We were asked the following question by Forza magazine:
"I think the valve cover gaskets are leaking on my F430. The
car is stored for the winter, so I’ve got some time to tinker. Is this a
They wanted to know our thoughts based on past experience specializing in Ferrari repairs. Here's what we had to say:
The introduction of the F430 brought sweeping changes to
everything Ferrari owners knew about Maranello’s V8 powertrains. The gearbox
hardware and software had been upgraded, an electrical differential was added,
and the engine was all-new. Compared to the 360’s V8, the new engine boasted
more displacement, more power, computer adjustment for all four camshafts, and
no timing belts. While the additional 90 horsepower was nice, that last item
was a game changer for Ferrari owners who had long agonized over the high cost
of timing-belt services.
Over the last 13 years, the F430 has proven to be very
inexpensive (by earlier Ferrari standards) to own. Aside from problematic
headers and some convertible-top issues on the Spiders, these cars are
worry-free. Routine maintenance and away they go!
We’re just now starting to see some small issues with the
lovely 4.3-liter V8, one of which has been oil leakage from up high. The
cam-cover gaskets are as updated and beautiful as the rest of this
powerplant—they’re one-piece, molded rubber as opposed to the fiddly,
four-piece, cut-it-out-and-glue-it-yourself green paper gaskets Ferrari used to
use—but, as with anything that is heated and cooled, oiled, expanded and
contracted, they do eventually lose their structure and start to leak.
When they do leak, it most often shows up at the rear of the
cylinder heads, where the gasket is shaped like a pair of half-moons. Spotting
oil here is not where the diagnosis stops, though, as there have been many
mistaken “cam cover” leaks that were actually caused by leaking variator
Ferrari’s fantastic adjustable camshafts are adjusted via
oil pressure, and not the regular engine-oil pressure. Instead, there’s a
high-pressure oil pump, driven by an intake cam to an accumulator, that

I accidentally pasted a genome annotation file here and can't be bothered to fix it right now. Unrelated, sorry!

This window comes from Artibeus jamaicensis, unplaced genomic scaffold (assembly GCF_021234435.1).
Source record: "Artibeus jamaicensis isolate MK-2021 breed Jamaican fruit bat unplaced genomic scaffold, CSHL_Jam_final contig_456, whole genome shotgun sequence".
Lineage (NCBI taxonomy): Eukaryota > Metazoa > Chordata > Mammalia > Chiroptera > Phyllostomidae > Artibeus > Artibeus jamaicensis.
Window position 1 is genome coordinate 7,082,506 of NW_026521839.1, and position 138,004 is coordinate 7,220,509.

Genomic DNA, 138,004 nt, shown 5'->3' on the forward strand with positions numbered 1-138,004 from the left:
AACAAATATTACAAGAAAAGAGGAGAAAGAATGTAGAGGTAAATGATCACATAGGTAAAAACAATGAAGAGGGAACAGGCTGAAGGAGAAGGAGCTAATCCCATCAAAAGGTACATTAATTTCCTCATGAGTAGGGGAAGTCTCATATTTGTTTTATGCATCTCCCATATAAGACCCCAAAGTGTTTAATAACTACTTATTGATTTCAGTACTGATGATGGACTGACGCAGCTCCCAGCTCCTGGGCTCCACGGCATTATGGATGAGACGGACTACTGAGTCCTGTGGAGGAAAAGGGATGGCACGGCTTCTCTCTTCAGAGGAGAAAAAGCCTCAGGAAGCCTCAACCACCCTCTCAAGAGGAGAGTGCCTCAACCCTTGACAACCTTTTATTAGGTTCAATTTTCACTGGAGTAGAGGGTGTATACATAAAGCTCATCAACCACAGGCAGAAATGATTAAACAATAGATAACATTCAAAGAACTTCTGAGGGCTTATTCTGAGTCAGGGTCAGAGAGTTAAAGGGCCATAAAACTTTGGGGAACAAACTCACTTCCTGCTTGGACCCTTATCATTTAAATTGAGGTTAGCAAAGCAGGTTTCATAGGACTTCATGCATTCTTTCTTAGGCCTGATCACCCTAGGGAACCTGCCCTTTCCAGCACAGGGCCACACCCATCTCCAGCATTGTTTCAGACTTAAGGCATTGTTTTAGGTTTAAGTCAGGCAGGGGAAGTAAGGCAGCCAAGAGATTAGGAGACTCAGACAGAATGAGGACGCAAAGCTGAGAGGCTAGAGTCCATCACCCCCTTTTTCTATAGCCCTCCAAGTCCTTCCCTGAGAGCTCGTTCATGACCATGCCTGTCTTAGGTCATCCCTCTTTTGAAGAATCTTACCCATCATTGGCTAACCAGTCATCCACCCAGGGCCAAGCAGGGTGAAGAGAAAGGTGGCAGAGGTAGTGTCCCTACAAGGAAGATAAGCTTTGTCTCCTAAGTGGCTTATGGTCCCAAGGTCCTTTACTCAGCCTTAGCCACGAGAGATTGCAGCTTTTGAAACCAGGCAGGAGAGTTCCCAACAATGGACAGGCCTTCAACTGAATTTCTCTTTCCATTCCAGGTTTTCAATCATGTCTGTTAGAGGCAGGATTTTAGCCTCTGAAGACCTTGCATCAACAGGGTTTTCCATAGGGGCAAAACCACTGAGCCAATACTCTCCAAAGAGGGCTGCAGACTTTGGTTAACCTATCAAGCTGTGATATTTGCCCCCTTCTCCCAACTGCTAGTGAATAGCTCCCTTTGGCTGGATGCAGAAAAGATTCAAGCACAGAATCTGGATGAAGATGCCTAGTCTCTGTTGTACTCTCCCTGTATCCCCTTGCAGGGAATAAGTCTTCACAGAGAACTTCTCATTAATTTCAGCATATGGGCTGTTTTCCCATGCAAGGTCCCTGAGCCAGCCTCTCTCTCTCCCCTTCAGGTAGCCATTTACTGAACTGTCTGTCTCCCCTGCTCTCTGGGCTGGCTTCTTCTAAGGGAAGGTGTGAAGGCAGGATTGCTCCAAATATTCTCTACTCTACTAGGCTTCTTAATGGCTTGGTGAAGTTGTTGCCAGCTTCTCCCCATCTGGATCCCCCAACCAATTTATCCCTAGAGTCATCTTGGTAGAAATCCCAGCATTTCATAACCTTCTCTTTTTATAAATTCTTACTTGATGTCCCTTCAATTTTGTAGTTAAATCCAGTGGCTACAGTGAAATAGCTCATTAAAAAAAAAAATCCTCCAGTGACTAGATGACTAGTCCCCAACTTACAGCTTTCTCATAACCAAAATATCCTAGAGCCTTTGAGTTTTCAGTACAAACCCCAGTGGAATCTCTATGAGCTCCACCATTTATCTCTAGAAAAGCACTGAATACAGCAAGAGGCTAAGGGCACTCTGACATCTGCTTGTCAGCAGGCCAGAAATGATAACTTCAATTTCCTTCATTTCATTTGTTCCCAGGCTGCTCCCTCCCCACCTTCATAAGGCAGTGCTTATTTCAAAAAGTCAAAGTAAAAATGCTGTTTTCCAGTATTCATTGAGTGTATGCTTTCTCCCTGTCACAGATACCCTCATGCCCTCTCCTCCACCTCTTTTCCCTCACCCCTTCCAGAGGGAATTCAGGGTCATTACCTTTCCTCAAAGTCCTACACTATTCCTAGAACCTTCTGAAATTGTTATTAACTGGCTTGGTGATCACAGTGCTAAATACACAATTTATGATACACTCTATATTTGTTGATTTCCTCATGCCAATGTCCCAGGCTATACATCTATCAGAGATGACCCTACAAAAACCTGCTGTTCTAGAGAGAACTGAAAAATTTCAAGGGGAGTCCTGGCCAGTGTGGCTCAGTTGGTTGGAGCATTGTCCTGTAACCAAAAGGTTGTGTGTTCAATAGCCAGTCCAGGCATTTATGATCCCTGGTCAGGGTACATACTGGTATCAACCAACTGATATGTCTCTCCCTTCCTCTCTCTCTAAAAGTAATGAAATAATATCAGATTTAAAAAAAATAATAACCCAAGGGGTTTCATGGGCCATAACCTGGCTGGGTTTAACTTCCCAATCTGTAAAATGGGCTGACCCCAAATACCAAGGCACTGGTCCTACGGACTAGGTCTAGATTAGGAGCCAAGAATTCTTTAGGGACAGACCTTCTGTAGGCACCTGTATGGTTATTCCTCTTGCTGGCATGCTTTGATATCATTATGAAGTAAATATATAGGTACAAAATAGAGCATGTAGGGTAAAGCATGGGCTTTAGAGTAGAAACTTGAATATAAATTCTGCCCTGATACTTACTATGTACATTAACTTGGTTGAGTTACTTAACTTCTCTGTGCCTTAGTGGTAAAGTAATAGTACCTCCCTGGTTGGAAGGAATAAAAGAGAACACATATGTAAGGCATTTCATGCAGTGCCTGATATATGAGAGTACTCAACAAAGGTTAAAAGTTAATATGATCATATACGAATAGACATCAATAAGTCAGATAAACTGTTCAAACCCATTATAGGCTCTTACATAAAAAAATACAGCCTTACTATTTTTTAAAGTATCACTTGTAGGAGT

operates the system. The variator control solenoids regulate this high-pressure
oil to phase the cam angle. Due to the high internal pressure running through
these solenoids, over time oil tends to push through the wiring and out of the
connectors located on top of the cam covers.
All four connectors come from the factory wrapped in a foil
cover and closed with blue zip ties. My recommendation when diagnosing an oil
leak up-high is to open up all these foil wraps and slide them back. Even if
you find one or more leaks, don’t stop there. Next, using two small picks (I
use two paper clips slightly filed at the end), lightly pry the solenoid
connector tabs open, slide the connectors apart, and check inside for any signs
of oil. If pressurized oil has forced its way inside the connector, that
solenoid must be replaced.
If a shop is doing this work, given the cost of parts and
labor it makes sense to replace all four solenoids while everything is apart.
Unfortunately, this can run the repair cost up quickly. If you’re doing this
job yourself, however, you have option to repair just one bank or just one
solenoid; all the parts are available separately.
To answer your specific DIY question, this is not an
extremely difficult job. Owning a coupe will make the job tougher, as you will
have to do some deep reaching to the front of the engine. I have never removed
the interior access panel for this job, but that may be a worthwhile step if
time is not a factor for you.
A few tips for the DIYer. There was a service campaign
(#225/#274) that fitted breather vent covers, which look like odd-shaped rectangles,
to the tops of the ignition coils. At first glance, they may seem like they’re
part of the coil, but when you remove a coil bolt these will fall straight
off—so take care when you’re removing the coils (which you need to do in order
to remove the cam cover) and be sure to collect all the parts. When
reassembling the cam covers, don’t stress over the position of the solenoid
pass-throughs. They’re not fussy even though they look like they’re keyed in
Finally, it’s important to
apply a dab of silicone at the points where the timing cover on the front of
the engine meets the cylinder head (there are two points for each bank), as
this is a potential leak point. Also apply silicone at the corners of the
gasket’s half-moons at the rear of the heads.